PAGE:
So Twitter can sometimes be a bit of a witch hunt, can’t it?
It really depends on which side you’re on; a lot of people will get unnecessarily harassed, but there’s also the case of calling out people who say silly stuff. You could say ‘problematic’, which is what it is, but it’s got to the point where the word is meaningless now.
This topic has been one that spans decades. I even did a few classes on authorship and the ‘death of the author’ because of the opinions on how subjective a text can be when it’s brought out into the world.
As a writer, you get to know that when a story of yours is published, either through traditional publishing, self-publishing, or even just putting up stuff on your blog, it’s going to be interpreted in a different way to you. Know how I know that? Because that human who reads your novel is not the same as you; there are so many factors that makes a human so unique that their view and interpretation of the same things will be vastly different to yours.
A lot of writers, especially incredibly successful authors who may not have a strong connection to their readers (e.g. lack of social media presence, very few signings/event appearances, anonymous writer) seem to have a struggle processing this. There seems to be this discontent with readers interpreting something different to how you, the author, intended it to be. Now of course, you own these characters and this story (which has also been debated, but we won’t get into that) and so you are able to write these characters and this story in any way you see fit. I’ve touched upon this in my post on having a responsibility to represent in your writing, where I explain you shouldn’t be forced to write something you don’t want to, but as a person in power (in that sphere), you should be more open to creating an environment of inclusion and understanding (plus, having characters from minorities isn’t the hardest thing in the world).
However, you should not be bullied into writing something you don’t want to. You’re the writer, if your story is about a group of straight white men, then that’s what it’s about.
But reader interpretation is all about imagination, experience, and relationship. The reader, as a completely separate human from you, will read this text from a different perspective. Interpretation is completely different to canon, and you just have to accept that. You cannot force readers to see your novel how you see it. The majority of the time, your readers will have a very close interpretation to your intention, because that’s how books work. There is a general consensus on the story’s canon; for example, that plot definitely happened because the book is the evidence, or if it says ‘this character has red hair’, then the reader is probably going to picture a person with red hair.
Sometimes, author’s intention and reader’s interpretation can be blurred and also dealt with in a ‘silly’ (problematic) way. And here you’ll find the inspiration for this blog post:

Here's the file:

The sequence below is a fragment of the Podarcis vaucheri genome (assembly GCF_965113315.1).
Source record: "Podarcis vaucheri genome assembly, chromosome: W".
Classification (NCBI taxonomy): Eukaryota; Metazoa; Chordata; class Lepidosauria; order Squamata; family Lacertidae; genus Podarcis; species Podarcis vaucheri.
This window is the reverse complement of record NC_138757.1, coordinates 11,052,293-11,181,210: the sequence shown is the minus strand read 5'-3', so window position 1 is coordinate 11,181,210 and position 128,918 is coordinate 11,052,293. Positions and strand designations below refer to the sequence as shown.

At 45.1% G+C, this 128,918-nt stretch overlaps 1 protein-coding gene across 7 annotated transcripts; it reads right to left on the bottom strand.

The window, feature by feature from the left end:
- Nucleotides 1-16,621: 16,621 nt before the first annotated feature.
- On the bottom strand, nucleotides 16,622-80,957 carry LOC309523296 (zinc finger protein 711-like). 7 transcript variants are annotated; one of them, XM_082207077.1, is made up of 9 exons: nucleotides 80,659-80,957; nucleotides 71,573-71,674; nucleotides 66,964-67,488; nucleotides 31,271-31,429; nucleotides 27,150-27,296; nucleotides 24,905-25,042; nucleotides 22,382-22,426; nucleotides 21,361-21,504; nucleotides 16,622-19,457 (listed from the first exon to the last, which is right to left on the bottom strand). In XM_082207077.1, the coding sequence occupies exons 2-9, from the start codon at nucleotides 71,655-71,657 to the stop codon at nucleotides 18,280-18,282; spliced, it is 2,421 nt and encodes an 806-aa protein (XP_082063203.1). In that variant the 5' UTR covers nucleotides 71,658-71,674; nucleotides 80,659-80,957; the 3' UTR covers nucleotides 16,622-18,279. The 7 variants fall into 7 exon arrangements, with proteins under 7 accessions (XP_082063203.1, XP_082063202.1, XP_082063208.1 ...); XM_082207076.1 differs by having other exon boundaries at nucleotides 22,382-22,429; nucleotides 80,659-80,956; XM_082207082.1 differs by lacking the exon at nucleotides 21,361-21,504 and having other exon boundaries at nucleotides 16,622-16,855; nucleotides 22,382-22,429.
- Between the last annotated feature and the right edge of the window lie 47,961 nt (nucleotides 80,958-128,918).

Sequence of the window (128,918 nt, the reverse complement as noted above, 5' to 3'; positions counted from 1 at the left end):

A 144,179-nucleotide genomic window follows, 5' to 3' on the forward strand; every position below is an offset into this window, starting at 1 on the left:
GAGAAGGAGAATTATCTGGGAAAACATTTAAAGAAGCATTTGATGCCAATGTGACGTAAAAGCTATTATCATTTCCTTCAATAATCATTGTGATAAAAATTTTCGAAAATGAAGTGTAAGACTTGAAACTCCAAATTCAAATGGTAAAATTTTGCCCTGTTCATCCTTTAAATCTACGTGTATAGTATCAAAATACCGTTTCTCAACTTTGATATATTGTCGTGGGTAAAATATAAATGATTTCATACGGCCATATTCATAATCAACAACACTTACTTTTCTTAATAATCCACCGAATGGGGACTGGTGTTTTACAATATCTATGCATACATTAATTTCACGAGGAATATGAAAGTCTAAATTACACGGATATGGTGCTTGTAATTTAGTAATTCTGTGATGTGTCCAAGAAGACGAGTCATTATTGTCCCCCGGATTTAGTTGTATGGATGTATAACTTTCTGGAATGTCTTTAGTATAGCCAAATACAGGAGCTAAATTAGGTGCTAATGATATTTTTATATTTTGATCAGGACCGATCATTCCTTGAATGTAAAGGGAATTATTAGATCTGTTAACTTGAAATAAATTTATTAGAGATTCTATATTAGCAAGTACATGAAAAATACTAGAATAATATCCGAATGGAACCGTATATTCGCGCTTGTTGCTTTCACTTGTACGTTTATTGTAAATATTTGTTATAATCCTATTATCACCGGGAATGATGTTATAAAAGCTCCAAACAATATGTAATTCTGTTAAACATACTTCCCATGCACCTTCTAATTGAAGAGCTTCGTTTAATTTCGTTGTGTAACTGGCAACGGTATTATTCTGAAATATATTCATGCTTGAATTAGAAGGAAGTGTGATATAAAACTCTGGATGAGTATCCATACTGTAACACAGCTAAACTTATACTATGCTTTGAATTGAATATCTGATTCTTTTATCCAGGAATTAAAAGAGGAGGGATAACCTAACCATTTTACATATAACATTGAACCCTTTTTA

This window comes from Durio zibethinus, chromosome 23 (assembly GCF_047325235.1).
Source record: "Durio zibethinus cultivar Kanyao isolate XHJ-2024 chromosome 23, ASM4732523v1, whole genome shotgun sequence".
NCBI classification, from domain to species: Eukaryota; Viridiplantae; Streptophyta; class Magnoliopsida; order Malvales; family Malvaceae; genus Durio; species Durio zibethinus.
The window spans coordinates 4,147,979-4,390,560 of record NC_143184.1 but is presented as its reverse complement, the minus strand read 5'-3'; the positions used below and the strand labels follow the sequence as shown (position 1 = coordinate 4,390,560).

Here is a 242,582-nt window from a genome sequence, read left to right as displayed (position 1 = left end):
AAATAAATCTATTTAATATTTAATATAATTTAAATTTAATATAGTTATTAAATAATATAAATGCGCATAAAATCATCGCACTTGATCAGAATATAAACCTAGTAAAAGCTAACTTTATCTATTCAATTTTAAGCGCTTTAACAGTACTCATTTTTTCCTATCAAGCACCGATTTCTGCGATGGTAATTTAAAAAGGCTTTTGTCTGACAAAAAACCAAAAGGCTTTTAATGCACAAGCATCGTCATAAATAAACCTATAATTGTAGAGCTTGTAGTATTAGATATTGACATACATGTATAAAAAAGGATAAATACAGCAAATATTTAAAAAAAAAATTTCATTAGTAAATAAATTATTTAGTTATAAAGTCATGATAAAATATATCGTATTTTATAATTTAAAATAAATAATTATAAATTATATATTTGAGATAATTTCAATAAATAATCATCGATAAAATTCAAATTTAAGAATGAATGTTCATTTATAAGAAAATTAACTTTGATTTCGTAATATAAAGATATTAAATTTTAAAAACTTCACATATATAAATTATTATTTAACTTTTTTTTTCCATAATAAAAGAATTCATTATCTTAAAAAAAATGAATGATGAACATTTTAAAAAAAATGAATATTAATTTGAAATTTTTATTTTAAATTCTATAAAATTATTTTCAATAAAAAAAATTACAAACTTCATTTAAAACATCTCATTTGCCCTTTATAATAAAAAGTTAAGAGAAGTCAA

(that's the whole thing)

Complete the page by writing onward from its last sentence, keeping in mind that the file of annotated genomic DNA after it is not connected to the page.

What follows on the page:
A few days a go, S.E. Hinton, author of the classic and everyone’s set school text, The Outsiders, was asked whether or not two characters had romantic feelings for each other.
The answer is no, which she does state. That really should have been the end of it. Johnny and Dally are interpreted by so many as having romantic feelings that she’s probably heard this a lot; this theory is not news to her. The problem is that she then goes on to have a little dig at the person, clearly annoyed that people have this interpretation for no real reason than it is not in line with her author intention:
S.E. Hinton goes to the point of insulting her readers, calling lgbt romance a ‘weird fantasy’ and even pulling out the ‘I have gay friends’ card.
Oh dear, oh dear.
Things have spiraled out of control. Not only has the author alienated a large part of her audience (who love her book BECAUSE of their interpretation), but she’s also just shown a part of herself that probably wasn’t a good idea to air to the public, especially when you rely on other’s opinion on your book because hey, that’s how you get paid.
Many people on Twitter took to S.E. Hinton’s side and said ‘hang on, they’re her characters, she’s allowed to write them however she wanted’ and yes, this is absolutely right. However, you cannot control a reader’s interpretation. Johnny and Dally, just like Sirius and Lupin, Spock and Kirk, and Dean and Castiel, are not gay and do not have romantic feelings for each other in the text. That is canon, that is what the authors/scriptwriters have said. However, you as a reader can think whatever the Hell you want about those characters. If you consider two characters in media to be in love then why should anyone stop you? These are characters for you to enjoy, it’s why they’ve been written, and just because the story’s canon may disagree with you in that case, does not mean you’re not allowed to think or interpret the text differently. You are not taking over the story or demanding ownership, you are merely enjoying the story in your own way.
Hell, this is what English Literature courses are all about! I spent a whole term during my A-Levels discussing the homoeroticism in Brideshead Revisited and I came to the conclusion that these two men definitely had a lot of sex. If Evelyn Waugh rose from the dead and tweeted that wasn’t his intention, I don’t think English Literature would come to a screaming halt and re-work the whole curriculum, I think they’d just consider his intention to be another interpretation.
What do you think? Are you a writer and have strong thoughts about how you want readers to see your story? Do you like to take Word of God as gospel and like to stay strict to an author’s interpretation?